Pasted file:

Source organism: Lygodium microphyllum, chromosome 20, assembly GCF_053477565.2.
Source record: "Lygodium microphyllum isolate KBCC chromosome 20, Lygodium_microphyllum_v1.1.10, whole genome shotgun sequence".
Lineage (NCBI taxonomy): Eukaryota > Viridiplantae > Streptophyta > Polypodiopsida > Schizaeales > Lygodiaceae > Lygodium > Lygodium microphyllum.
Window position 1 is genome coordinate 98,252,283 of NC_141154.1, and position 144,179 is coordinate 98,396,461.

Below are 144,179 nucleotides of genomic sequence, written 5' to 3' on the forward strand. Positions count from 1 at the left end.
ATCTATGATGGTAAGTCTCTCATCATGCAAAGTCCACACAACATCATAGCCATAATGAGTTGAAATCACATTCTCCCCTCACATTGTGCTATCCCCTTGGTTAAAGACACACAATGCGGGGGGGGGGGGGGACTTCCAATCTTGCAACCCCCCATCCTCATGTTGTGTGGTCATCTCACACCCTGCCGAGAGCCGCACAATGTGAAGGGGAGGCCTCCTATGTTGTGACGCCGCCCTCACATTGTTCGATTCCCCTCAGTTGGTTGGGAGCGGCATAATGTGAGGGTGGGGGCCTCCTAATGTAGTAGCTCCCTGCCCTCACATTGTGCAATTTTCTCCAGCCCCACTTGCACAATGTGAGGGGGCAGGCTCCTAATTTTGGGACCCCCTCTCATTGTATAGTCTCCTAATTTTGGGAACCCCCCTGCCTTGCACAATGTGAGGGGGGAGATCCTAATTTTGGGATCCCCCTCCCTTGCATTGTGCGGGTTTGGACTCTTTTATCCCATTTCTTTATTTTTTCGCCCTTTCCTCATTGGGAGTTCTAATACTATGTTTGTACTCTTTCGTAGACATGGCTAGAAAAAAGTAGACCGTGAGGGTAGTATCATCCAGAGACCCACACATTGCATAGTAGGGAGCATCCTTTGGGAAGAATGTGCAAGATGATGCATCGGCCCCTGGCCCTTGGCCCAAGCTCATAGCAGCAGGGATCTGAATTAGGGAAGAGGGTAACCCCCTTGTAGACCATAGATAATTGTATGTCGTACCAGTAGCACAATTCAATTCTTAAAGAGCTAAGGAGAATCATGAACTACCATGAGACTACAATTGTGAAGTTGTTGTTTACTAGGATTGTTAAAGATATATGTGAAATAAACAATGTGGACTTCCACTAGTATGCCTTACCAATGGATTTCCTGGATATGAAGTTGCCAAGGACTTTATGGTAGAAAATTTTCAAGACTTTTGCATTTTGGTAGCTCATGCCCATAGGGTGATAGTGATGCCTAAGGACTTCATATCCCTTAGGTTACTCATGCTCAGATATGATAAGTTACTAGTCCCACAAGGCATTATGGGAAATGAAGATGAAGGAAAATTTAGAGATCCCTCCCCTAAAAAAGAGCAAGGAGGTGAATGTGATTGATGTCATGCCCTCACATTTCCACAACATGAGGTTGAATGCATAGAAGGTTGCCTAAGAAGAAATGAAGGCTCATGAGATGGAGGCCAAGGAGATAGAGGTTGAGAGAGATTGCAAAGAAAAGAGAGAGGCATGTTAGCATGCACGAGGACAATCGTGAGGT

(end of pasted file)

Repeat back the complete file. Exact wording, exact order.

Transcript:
Source organism: Lygodium microphyllum, chromosome 20, assembly GCF_053477565.2.
Source record: "Lygodium microphyllum isolate KBCC chromosome 20, Lygodium_microphyllum_v1.1.10, whole genome shotgun sequence".
Lineage (NCBI taxonomy): Eukaryota > Viridiplantae > Streptophyta > Polypodiopsida > Schizaeales > Lygodiaceae > Lygodium > Lygodium microphyllum.
Window position 1 is genome coordinate 98,252,283 of NC_141154.1, and position 144,179 is coordinate 98,396,461.

Below are 144,179 nucleotides of genomic sequence, written 5' to 3' on the forward strand. Positions count from 1 at the left end.
ATCTATGATGGTAAGTCTCTCATCATGCAAAGTCCACACAACATCATAGCCATAATGAGTTGAAATCACATTCTCCCCTCACATTGTGCTATCCCCTTGGTTAAAGACACACAATGCGGGGGGGGGGGGGGACTTCCAATCTTGCAACCCCCCATCCTCATGTTGTGTGGTCATCTCACACCCTGCCGAGAGCCGCACAATGTGAAGGGGAGGCCTCCTATGTTGTGACGCCGCCCTCACATTGTTCGATTCCCCTCAGTTGGTTGGGAGCGGCATAATGTGAGGGTGGGGGCCTCCTAATGTAGTAGCTCCCTGCCCTCACATTGTGCAATTTTCTCCAGCCCCACTTGCACAATGTGAGGGGGCAGGCTCCTAATTTTGGGACCCCCTCTCATTGTATAGTCTCCTAATTTTGGGAACCCCCCTGCCTTGCACAATGTGAGGGGGGAGATCCTAATTTTGGGATCCCCCTCCCTTGCATTGTGCGGGTTTGGACTCTTTTATCCCATTTCTTTATTTTTTCGCCCTTTCCTCATTGGGAGTTCTAATACTATGTTTGTACTCTTTCGTAGACATGGCTAGAAAAAAGTAGACCGTGAGGGTAGTATCATCCAGAGACCCACACATTGCATAGTAGGGAGCATCCTTTGGGAAGAATGTGCAAGATGATGCATCGGCCCCTGGCCCTTGGCCCAAGCTCATAGCAGCAGGGATCTGAATTAGGGAAGAGGGTAACCCCCTTGTAGACCATAGATAATTGTATGTCGTACCAGTAGCACAATTCAATTCTTAAAGAGCTAAGGAGAATCATGAACTACCATGAGACTACAATTGTGAAGTTGTTGTTTACTAGGATTGTTAAAGATATATGTGAAATAAACAATGTGGACTTCCACTAGTATGCCTTACCAATGGATTTCCTGGATATGAAGTTGCCAAGGACTTTATGGTAGAAAATTTTCAAGACTTTTGCATTTTGGTAGCTCATGCCCATAGGGTGATAGTGATGCCTAAGGACTTCATATCCCTTAGGTTACTCATGCTCAGATATGATAAGTTACTAGTCCCACAAGGCATTATGGGAAATGAAGATGAAGGAAAATTTAGAGATCCCTCCCCTAAAAAAGAGCAAGGAGGTGAATGTGATTGATGTCATGCCCTCACATTTCCACAACATGAGGTTGAATGCATAGAAGGTTGCCTAAGAAGAAATGAAGGCTCATGAGATGGAGGCCAAGGAGATAGAGGTTGAGAGAGATTGCAAAGAAAAGAGAGAGGCATGTTAGCATGCACGAGGACAATCGTGAGGT